During this unprecedented emergency, People for the American Way has continued to work to safeguard vulnerable communities. We are pushing our lawmakers for solutions to address these inequities, and to help our members stay aware and up-to-date, we are sharing emerging news and data on the blog to highlight how our vulnerable communities are suffering and offer resources on how to get involved in our work to protect them. Read our previous posts here.
Today, we’re covering the impact on people with disabilities and the challenges they are facing amid this global health crisis.
Since the pandemic shut down most of the country, Americans from all walks of life are dealing with an onslaught of unforeseen obstacles. In addition to contracting the virus, we are now grappling with mass layoffs and a looming economic depression, overcrowded hospitals, empty grocery store shelves, and more. We know that public health and economic aspects of this pandemic are disproportionately affecting many different vulnerable communities. The disability community is among them.
An estimated 61 million people in the U.S. are living with a disability. Even before this crisis, the disability community dealt with biases in health and medical care and struggled to access government benefits. Now, in addition to the obstacles outlined above, they are experiencing a range of more immediate and urgent problems that further jeopardize their safety and welfare.
For example, many people with disabilities have had to make an impossible choice between self-isolation and getting the care they need. Those who rely on caregivers for help with everyday tasks like bathing, eating, and light housekeeping now must consider the risk to their health to maintain that level of assistance – if it’s even available to them during the pandemic. Because so many caregivers and home care aides don’t receive paid sick leave, health insurance benefits or personal protection equipment (PPE), some have stopped reporting for work due to their own health concerns. That group and those under their care are both in jeopardy.
People with disabilities who live in nursing homes, psychiatric institutions or other congregate settings are also experiencing undue risk. These locations can – and in some cases, have – become public health hazards for people with disabilities. In late March, for example, New York imposed a statewide requirement that nursing homes accept newly discharged hospital patients – even those who tested positive for COVID-19. One month later, the number of positive tests and COVID-related deaths in nursing homes spiked dramatically – and is still growing.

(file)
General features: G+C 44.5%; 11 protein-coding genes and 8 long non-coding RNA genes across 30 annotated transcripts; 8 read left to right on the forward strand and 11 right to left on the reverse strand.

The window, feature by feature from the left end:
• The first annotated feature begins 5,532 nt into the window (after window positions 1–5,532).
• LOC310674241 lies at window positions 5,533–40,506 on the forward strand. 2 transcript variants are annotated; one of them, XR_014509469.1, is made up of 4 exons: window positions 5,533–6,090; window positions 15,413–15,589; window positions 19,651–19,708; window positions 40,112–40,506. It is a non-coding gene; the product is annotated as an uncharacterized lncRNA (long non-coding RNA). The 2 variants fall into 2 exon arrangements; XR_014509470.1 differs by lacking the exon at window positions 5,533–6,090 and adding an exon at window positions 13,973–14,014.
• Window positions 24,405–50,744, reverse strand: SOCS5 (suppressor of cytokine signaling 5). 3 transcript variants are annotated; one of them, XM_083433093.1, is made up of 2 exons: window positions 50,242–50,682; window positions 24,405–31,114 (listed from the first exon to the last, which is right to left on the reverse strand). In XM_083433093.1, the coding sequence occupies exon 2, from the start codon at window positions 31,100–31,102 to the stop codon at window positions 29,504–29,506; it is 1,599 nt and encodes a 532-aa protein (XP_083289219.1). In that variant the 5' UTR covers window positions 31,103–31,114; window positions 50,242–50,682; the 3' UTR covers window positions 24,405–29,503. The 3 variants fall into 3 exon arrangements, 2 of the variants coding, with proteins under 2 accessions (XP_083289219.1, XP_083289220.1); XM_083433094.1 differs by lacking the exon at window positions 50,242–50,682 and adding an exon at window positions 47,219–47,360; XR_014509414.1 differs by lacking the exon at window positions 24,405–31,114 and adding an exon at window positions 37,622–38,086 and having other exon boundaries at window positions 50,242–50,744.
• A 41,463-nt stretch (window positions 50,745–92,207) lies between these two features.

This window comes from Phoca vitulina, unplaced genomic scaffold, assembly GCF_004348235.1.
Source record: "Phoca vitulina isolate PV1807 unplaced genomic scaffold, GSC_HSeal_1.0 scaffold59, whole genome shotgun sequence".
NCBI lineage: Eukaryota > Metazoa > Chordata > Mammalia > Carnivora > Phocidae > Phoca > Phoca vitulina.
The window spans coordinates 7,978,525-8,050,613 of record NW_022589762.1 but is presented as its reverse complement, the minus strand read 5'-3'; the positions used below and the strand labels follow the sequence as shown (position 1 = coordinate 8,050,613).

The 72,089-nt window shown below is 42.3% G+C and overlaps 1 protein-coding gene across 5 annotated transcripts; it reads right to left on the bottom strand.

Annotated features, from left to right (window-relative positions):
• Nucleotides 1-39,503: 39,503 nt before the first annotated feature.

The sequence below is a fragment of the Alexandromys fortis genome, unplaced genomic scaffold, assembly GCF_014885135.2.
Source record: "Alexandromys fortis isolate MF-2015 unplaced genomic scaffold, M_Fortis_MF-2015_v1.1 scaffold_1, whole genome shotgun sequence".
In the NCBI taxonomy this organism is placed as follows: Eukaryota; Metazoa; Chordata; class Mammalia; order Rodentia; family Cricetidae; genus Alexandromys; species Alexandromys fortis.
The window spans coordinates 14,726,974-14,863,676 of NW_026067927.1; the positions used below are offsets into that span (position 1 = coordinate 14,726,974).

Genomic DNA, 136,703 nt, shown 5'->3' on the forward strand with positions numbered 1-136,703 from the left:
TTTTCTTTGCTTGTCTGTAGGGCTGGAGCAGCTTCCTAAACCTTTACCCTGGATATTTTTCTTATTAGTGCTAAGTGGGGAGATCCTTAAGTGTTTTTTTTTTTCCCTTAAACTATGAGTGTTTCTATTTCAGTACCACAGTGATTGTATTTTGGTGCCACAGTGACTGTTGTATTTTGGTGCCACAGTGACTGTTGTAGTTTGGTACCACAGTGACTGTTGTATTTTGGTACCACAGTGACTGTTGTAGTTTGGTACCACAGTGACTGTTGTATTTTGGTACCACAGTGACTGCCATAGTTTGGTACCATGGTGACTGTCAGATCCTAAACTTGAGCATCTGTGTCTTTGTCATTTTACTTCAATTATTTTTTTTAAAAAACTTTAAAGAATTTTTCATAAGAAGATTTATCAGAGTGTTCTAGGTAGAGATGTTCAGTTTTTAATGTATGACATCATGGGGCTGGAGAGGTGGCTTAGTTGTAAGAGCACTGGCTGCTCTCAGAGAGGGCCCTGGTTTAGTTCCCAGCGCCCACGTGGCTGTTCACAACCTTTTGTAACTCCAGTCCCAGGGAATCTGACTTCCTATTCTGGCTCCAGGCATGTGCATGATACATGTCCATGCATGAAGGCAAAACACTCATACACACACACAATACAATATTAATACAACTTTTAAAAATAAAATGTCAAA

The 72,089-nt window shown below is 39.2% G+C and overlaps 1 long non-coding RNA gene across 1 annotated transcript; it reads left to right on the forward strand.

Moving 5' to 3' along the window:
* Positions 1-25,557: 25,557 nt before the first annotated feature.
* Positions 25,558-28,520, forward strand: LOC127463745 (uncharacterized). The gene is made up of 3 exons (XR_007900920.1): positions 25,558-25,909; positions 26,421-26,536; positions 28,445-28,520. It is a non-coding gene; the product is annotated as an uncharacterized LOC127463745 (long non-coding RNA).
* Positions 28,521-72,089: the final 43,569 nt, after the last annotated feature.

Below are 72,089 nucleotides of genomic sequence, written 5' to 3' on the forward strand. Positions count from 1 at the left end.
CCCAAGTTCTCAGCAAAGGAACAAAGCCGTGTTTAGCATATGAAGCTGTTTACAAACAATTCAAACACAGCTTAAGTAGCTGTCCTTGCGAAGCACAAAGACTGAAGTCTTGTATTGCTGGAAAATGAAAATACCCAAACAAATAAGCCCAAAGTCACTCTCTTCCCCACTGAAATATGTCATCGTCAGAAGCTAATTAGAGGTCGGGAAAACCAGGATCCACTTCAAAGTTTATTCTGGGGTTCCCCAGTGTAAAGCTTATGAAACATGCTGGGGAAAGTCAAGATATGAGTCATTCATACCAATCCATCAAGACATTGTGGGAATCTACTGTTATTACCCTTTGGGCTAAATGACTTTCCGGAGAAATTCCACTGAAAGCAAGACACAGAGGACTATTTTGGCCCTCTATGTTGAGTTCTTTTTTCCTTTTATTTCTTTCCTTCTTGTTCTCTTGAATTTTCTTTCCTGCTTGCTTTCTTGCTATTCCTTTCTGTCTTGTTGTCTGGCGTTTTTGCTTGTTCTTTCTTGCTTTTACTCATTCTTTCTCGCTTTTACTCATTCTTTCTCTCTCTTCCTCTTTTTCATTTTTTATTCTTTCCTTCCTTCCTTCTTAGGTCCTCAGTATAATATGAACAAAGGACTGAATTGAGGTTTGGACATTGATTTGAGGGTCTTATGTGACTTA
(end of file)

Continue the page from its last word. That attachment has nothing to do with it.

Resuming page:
Race, ethnicity, age, citizenship status and other social factors can further compound the harmful impacts of COVID-19 on the disability community. For example, immigrants with disabilities who are detained in detention centers also face an undue risk of contracting the virus. The rate of disability in that population is unusually high, and under the Trump administration, ICE’s cruel and inhumane treatment includes denying disabled detainees access to medical and mental health care accommodations and other basic needs. Many immigrants have had their wheelchairs, crutches and other necessary equipment taken away from them. Coupled with the severe overcrowding and unsanitary conditions, disabled people in detention centers become even more medically susceptible to the virus.
Young students with disabilities, who rely on one-on-one interactions and guidance from teachers and other specialists, are also facing unique obstacles. Virtual learning options are not an adequate replacement for these students: Tools like Zoom and Microsoft teams aren’t compatible with assistive technology, like screen-reader software or braille readers, and American Sign Language (ASL) relies on subtle physical nuances that are harder to catch on digital screens. The dramatic and sudden disruption to online learning also hurts students with autism spectrum disorder, who need consistency and routine to learn and grow.
We need to support the disability community during this time of duress. Absent comprehensive funding to expand access to home and community-based services, they will continue to face disproportionate risks. That means fighting for policies that comprehensively address their needs and making sure that caregivers are included in emergency paid leave provisions. As we consider how we can support one another, let’s not leave this community behind.